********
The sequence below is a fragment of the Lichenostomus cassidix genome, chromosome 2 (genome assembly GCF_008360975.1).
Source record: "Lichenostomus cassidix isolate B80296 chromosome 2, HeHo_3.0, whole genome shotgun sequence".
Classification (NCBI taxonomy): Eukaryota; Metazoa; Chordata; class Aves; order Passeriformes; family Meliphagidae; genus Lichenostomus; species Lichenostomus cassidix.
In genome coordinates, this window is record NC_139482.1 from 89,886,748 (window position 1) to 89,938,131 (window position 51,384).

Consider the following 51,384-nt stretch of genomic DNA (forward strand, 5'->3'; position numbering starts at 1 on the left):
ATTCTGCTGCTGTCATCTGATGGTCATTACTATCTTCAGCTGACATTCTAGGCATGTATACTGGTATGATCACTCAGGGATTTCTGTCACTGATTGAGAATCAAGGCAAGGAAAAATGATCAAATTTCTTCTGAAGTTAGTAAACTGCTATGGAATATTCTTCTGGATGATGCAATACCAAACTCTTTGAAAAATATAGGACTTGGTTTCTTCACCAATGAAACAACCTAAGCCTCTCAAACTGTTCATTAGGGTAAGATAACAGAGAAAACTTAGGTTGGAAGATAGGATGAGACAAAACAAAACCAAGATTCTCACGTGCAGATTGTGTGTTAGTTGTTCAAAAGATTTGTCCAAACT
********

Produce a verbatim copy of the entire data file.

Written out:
The sequence below is a fragment of the Lichenostomus cassidix genome, chromosome 2 (genome assembly GCF_008360975.1).
Source record: "Lichenostomus cassidix isolate B80296 chromosome 2, HeHo_3.0, whole genome shotgun sequence".
Classification (NCBI taxonomy): Eukaryota; Metazoa; Chordata; class Aves; order Passeriformes; family Meliphagidae; genus Lichenostomus; species Lichenostomus cassidix.
In genome coordinates, this window is record NC_139482.1 from 89,886,748 (window position 1) to 89,938,131 (window position 51,384).

Consider the following 51,384-nt stretch of genomic DNA (forward strand, 5'->3'; position numbering starts at 1 on the left):
ATTCTGCTGCTGTCATCTGATGGTCATTACTATCTTCAGCTGACATTCTAGGCATGTATACTGGTATGATCACTCAGGGATTTCTGTCACTGATTGAGAATCAAGGCAAGGAAAAATGATCAAATTTCTTCTGAAGTTAGTAAACTGCTATGGAATATTCTTCTGGATGATGCAATACCAAACTCTTTGAAAAATATAGGACTTGGTTTCTTCACCAATGAAACAACCTAAGCCTCTCAAACTGTTCATTAGGGTAAGATAACAGAGAAAACTTAGGTTGGAAGATAGGATGAGACAAAACAAAACCAAGATTCTCACGTGCAGATTGTGTGTTAGTTGTTCAAAAGATTTGTCCAAACT